Movies involve looking at people. Sometimes those people are doing some pretty intimate things, too. No wonder then that voyeurism remains about the single most pervasive and discussed theme in the movies and, no matter how often the particularly cinematic obsession of voyeurism has been recycled, there’s always room for a new angle.

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In the case of “Chloe,” which is hitting about three hundred theaters nationwide today, voyeurism in the form of morbid curiosity threatens not only the desiccated relationship of an affluent middle-aged couple played by Julianne Moore and Liam Neeson, but also the woman’s familial ties with her son (Max Theiriot) and possibly her entire life. The vehicle for all of this is a young woman Dr. Catherine Stewart bumps into who turns out to be a high-end sex worker named Chloe (Amanda Seyfried). The sex work in question here is that Dr. Stewart has some pretty good reasons to worry that her professor husband may be cheating, and so she asks Chloe to test her husband’s fidelity in the most direct way possible.

As for the results, all you really need to know right now is that this is an erotic thriller, that it’s directed by the elliptical art-house master Atom Egoyan at his most Hitchcockian, and adapted with some definite cunning by writer Erin Cressida Wilson from a relatively banal French import (2003’s “Nathalie”). Interestingly, “Chloe” is also produced by Ivan Reitman. Reitman is, of course, the famed director and producer far better known for broad comedies like “Meatballs” and “Ghostbusters” than for stylish melodramas. These days, he’s perhaps even better known as the father of “Up in the Air” co-writer and director Jason Reitman.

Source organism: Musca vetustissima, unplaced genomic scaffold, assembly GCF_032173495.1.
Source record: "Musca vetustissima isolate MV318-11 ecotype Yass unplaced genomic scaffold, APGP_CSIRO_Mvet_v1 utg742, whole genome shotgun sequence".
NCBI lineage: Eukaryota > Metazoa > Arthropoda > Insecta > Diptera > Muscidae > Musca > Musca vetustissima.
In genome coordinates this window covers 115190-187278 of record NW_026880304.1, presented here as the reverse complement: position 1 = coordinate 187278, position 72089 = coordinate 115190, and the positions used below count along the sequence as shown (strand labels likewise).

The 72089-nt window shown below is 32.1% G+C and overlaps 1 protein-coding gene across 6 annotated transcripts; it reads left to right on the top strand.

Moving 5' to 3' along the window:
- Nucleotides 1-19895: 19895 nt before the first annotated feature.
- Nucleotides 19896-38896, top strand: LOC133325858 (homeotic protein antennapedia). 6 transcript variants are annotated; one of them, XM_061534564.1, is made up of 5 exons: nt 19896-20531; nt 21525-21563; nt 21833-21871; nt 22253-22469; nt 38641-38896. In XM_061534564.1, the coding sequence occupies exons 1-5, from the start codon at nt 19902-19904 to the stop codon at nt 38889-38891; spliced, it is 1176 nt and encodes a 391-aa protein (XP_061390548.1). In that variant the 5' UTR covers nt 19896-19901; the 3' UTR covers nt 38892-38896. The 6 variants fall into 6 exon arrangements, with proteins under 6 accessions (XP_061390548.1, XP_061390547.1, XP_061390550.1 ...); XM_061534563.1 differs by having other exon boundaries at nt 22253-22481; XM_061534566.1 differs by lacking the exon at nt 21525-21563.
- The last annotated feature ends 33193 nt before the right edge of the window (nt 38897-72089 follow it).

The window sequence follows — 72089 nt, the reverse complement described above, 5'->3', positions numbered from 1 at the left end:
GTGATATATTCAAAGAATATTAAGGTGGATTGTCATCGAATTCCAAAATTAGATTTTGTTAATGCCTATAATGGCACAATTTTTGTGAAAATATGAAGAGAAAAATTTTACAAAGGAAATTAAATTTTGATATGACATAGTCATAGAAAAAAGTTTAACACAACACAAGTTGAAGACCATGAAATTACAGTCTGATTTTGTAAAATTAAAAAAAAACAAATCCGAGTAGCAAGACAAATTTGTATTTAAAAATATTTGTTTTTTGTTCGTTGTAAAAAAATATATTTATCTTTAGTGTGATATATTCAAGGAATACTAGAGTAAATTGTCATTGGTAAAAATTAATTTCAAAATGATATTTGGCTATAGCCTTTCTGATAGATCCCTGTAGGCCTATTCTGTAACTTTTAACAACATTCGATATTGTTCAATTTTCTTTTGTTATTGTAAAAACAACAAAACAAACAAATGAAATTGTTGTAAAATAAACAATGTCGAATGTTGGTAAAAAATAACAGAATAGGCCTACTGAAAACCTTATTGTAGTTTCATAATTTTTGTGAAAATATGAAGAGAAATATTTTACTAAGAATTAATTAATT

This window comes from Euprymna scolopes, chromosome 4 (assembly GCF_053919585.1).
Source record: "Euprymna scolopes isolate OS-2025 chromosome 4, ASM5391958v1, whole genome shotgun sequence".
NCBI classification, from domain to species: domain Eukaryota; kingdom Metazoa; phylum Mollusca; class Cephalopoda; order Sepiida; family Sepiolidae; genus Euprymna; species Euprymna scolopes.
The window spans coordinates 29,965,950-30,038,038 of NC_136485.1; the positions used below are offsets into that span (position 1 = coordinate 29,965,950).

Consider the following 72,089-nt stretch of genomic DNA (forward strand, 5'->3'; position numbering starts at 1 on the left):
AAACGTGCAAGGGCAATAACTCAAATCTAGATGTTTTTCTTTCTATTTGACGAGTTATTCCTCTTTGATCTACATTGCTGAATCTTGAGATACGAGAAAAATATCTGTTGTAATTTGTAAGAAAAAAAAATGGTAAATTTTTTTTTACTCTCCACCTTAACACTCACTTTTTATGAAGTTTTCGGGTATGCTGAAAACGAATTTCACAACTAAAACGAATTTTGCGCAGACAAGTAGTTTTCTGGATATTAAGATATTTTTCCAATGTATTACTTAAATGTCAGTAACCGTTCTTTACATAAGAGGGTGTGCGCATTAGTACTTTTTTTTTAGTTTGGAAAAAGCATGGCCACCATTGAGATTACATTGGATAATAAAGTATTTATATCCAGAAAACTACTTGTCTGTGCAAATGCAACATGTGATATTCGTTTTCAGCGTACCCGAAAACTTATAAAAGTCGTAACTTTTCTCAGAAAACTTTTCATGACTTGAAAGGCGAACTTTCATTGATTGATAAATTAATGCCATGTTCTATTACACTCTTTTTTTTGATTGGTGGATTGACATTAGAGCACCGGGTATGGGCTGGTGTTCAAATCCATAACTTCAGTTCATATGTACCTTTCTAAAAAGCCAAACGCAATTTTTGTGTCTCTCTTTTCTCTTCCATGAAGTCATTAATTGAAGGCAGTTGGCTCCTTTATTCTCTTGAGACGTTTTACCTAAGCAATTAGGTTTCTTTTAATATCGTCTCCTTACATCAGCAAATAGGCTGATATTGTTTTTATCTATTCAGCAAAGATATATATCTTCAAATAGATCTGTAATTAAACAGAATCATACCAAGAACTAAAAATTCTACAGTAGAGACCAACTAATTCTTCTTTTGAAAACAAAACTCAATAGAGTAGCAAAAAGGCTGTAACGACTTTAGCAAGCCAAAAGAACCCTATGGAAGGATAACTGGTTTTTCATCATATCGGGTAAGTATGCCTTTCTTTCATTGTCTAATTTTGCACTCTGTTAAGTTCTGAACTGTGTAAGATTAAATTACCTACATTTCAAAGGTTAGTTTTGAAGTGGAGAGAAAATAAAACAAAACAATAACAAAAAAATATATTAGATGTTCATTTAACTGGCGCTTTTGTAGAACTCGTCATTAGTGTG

Sadly, “Chloe” will likely also be remembered as the movie that was interrupted when leading man Liam Neeson got the horrific news that his wife, Natasha Richardson, had died as the result of what appeared to be a minor skiing accident. Even a year later, it’s obviously a sensitive topic that was not broached at the first of two press days I attended at the L.A. Four Seasons to promote the film with Amanda Seyfried, a burgeoning film star after the success of such films as “Dear John” and “Momma Mia!,” and Erin Cressida Wilson, who is probably best known for her screenplay for the kinky romantic comedy-drama, “Secretary” starring Maggie Gyllenhaal and James Spader.